U.S. Press Freedom Tracker

Photojournalist struck with crowd-control munition during Brooklyn Center protest

Incident Details

Courtesy of Mark Vancleave

Two bones were broken in the ring finger of Minneapolis Star Tribune photojournalist Mark Vancleave, who was struck with a rubber bullet while covering protests in Brooklyn Center, Minnesota, on April 12, 2021.

— Courtesy of Mark Vancleave
April 12, 2021

Minneapolis Star Tribune photojournalist Mark Vancleave was struck in the hand with a rubber bullet while covering protests in Brooklyn Center, Minnesota, on April 12, 2021.

Demonstrators had gathered in front of the Brooklyn Center Police Department to demand justice in the killing of Daunte Wright, a Black man, who was fatally shot by a white police officer on April 11.

Vancleave told the U.S. Press Freedom Tracker he’d arrived at the police department at around 3 p.m. to document the second day of protests. The scheduled protest ended shortly before a curfew went into effect, at 7 p.m.

“A lot of people left at that time. A lot of other protesters showed up. And things got more tense, more confrontational, more aggressive between the cops and protesters,” Vancleave said. “There was a lot of back and forth between protesters — with people throwing water bottles, fireworks, those kinds of things — and the police, responding with tear gas, concussion or flash-bang grenades, and mace.”

At approximately 9 p.m., Vancleave said, he was struck in the hand with a rubber bullet.

“I was holding my camera in front of me, and was wearing a Kevlar vest and gas mask with a large polycarbonate plastic visor when the rubber bullet struck the hand I was holding the camera with,” Vancleave said. “I had some lacerations on my middle finger and then two broken bones in my ring finger.”

Vancleave told the Tracker he was also identifiable as press by his press ID and a large yellow rectangular “PRESS” card — which the Star Tribune issued all of its journalists last year — though they were partially obscured by his coat at the moment he was struck.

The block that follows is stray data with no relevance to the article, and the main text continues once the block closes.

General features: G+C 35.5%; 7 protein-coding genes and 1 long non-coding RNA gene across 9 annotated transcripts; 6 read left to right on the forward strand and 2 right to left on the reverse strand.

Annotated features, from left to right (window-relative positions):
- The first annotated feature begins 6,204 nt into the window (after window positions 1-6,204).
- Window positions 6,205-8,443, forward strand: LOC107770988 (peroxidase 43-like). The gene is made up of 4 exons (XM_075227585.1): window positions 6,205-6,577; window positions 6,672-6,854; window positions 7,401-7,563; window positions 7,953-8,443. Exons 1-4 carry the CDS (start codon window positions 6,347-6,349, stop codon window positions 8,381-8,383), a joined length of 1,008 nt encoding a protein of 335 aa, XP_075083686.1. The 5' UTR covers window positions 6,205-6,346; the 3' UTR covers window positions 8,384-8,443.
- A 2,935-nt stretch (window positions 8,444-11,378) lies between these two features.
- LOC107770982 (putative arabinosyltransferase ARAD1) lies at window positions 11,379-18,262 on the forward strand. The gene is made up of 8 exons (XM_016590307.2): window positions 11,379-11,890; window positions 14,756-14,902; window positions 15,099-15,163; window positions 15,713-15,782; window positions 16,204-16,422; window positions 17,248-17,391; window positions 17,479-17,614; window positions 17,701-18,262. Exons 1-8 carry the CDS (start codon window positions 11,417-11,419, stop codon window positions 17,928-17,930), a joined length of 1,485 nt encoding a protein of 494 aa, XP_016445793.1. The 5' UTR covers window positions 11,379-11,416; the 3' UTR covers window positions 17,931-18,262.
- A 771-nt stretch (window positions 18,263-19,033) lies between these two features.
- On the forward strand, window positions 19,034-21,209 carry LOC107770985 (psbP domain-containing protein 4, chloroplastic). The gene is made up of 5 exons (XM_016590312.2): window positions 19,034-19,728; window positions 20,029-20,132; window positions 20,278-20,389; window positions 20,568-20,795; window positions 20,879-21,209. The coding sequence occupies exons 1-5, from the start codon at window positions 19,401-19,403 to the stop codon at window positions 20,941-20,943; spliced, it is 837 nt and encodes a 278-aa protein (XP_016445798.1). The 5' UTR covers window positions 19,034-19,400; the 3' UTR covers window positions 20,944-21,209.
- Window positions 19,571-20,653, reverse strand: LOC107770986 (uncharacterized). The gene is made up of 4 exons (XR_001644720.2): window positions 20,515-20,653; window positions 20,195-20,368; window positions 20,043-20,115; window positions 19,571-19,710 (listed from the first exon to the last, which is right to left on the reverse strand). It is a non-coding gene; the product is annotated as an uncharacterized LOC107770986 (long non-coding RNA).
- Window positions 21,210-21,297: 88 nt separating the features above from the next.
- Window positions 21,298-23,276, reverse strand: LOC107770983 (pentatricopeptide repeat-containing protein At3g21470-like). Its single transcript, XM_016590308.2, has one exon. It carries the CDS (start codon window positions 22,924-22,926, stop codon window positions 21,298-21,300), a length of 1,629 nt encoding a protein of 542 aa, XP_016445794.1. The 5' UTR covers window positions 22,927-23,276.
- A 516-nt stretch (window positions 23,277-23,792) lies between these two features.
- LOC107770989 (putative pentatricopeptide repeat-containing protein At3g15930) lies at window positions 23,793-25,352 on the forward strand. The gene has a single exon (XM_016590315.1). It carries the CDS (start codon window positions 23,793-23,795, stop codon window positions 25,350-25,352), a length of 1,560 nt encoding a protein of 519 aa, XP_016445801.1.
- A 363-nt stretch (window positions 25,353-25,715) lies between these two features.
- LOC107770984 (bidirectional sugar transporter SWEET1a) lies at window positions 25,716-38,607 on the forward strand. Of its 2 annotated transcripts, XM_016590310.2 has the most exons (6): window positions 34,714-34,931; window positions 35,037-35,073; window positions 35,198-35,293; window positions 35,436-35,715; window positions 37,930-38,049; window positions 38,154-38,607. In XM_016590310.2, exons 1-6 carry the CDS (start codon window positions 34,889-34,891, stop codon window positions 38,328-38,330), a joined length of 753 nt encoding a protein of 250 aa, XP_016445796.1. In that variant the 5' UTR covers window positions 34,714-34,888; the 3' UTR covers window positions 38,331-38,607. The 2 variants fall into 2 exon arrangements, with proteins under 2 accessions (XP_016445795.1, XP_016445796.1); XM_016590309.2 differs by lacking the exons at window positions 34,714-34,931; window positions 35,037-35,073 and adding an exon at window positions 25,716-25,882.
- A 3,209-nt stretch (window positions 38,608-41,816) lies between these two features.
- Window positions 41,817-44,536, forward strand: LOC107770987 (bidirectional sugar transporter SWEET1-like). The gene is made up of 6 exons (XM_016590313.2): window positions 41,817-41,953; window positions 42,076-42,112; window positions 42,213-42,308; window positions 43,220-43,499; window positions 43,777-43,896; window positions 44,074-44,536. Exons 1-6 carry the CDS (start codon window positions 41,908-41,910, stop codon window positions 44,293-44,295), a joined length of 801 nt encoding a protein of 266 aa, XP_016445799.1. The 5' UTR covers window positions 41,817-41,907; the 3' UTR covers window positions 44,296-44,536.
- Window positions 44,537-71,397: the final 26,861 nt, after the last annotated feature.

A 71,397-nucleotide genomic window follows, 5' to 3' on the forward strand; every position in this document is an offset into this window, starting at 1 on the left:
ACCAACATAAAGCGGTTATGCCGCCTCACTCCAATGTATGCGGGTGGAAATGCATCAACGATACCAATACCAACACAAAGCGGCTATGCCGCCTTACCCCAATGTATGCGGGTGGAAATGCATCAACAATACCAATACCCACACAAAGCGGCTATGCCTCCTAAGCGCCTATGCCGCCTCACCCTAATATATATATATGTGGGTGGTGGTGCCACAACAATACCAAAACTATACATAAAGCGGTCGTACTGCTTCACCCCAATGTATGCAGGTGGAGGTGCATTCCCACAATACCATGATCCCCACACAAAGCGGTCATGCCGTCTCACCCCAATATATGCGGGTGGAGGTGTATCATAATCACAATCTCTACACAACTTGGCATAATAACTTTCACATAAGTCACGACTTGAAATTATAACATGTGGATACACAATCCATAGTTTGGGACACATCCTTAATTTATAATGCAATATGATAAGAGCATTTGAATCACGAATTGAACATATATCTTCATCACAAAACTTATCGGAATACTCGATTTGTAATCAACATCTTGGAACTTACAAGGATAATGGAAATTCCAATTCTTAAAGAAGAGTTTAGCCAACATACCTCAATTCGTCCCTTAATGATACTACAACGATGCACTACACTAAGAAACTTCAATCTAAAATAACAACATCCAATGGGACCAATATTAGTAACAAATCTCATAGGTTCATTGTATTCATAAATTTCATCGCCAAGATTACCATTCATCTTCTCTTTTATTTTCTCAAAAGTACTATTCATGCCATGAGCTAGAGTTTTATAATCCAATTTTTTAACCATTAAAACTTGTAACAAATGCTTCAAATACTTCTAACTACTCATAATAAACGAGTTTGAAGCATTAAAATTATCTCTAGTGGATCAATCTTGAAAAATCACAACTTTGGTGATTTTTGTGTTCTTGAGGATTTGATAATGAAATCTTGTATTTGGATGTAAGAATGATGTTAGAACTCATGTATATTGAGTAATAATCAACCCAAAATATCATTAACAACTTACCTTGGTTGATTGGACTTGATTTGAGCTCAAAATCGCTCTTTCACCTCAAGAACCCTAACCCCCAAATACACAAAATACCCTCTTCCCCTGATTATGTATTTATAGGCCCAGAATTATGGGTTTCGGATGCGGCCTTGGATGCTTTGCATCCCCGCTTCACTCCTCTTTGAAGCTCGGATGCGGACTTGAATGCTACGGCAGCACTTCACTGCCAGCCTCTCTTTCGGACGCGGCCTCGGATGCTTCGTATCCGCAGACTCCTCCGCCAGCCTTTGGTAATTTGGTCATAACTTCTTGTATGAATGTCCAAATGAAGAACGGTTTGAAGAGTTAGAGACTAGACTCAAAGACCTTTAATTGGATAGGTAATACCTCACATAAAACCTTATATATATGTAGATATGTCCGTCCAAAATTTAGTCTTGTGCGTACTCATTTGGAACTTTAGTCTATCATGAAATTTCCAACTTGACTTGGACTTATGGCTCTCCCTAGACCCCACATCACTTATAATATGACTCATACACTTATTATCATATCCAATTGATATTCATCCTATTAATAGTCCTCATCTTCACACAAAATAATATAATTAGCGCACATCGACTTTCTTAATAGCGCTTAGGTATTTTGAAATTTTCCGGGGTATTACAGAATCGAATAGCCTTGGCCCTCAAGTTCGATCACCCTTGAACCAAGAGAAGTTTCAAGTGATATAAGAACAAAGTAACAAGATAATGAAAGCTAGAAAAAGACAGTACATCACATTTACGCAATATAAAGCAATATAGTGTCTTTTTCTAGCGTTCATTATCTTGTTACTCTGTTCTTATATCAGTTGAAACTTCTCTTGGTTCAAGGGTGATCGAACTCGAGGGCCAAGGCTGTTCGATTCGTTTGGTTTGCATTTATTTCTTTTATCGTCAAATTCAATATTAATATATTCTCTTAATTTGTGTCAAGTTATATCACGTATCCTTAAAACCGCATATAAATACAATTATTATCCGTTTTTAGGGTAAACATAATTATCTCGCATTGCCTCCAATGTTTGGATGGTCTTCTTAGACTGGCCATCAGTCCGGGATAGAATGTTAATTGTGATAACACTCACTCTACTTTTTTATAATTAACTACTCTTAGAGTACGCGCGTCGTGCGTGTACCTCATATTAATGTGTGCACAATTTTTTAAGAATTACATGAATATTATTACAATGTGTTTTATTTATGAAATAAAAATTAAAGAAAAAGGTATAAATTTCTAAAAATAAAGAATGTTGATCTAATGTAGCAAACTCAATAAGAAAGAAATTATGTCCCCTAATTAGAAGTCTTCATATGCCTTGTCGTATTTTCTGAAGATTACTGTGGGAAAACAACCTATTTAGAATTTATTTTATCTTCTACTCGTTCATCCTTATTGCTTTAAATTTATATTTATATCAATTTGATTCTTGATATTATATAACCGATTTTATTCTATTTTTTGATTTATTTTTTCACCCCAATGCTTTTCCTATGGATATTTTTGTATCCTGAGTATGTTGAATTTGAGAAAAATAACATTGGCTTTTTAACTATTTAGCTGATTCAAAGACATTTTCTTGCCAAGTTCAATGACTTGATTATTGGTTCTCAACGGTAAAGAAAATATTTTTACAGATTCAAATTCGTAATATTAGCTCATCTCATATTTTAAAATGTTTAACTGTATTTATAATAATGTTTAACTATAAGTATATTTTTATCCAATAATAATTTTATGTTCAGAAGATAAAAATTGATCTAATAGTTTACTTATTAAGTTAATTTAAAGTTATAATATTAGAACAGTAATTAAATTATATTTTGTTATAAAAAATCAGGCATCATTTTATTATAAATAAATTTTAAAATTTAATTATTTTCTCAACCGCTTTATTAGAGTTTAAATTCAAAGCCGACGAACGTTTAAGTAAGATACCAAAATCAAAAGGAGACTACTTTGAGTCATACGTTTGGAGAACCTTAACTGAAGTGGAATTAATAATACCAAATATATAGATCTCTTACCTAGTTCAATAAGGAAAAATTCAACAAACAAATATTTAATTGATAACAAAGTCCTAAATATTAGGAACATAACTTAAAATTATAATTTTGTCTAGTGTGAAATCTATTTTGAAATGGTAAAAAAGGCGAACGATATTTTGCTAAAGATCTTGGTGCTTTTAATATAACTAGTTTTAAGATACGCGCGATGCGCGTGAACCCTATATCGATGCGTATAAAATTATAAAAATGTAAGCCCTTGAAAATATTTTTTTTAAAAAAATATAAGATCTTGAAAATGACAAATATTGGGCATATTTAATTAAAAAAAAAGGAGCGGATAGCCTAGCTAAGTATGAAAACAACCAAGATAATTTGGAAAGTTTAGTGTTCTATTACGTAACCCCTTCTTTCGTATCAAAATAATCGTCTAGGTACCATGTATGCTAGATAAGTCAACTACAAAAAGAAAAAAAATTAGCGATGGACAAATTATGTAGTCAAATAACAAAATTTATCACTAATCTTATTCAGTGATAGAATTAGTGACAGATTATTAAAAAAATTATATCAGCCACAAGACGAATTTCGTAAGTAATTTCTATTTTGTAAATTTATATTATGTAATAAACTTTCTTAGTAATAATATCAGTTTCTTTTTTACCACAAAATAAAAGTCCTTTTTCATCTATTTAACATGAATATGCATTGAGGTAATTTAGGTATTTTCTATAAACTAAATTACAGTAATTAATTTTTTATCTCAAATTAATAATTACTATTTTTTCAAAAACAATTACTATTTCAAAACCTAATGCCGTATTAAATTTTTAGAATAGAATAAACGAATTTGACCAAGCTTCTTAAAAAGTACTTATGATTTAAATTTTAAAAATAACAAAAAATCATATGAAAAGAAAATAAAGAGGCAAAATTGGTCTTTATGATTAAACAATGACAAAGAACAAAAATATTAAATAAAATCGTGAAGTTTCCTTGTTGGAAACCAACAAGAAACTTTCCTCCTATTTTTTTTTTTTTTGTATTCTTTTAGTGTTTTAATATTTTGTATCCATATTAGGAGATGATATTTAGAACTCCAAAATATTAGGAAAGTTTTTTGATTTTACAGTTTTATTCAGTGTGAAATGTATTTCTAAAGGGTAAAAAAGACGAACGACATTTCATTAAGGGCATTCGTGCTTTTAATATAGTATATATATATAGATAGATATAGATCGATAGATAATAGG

Vancleave said he was working alongside a freelance videojournalist on assignment for PBS Frontline, who was able to help him receive initial aid from field medics. He said that once he was able to locate other staff from the Star Tribune, they transported him to a local hospital, where he was held overnight until he could receive surgery the following day.

“I won’t be able to hold any weight in my hand for weeks at least, and I have no idea when I’ll be able to work again,” Vancleave said. “I’m just grateful that I had some colleagues that I had paired up with for just this reason, watching each other’s backs, and had a good enough exit strategy.”

Two other Star Tribune journalists were assaulted during protests that day. The U.S. Press Freedom Tracker documents journalists assaulted, arrested, struck by crowd-control ammunition or tear gas or who had their equipment damaged in the course of reporting. Find all incidents related to Black Lives Matter and anti-police brutality protests here.

A few days after he was injured, Vancleave tweeted, “I remain deeply concerned for my fellow journalists working to fairly and accurately report on the crisis unfolding in our communities — particularly as Minnesota law enforcement continues to target journalists with force and disregard [their] constitutionally protected role.”

CNN reported on April 13 that City Manager Curt Boganey was fired over the city’s response to the protest.

The Brooklyn Center Police Department did not respond to a voicemail requesting comment as of press time.

The U.S. Press Freedom Tracker catalogues press freedom violations in the United States. Email tips to [email protected].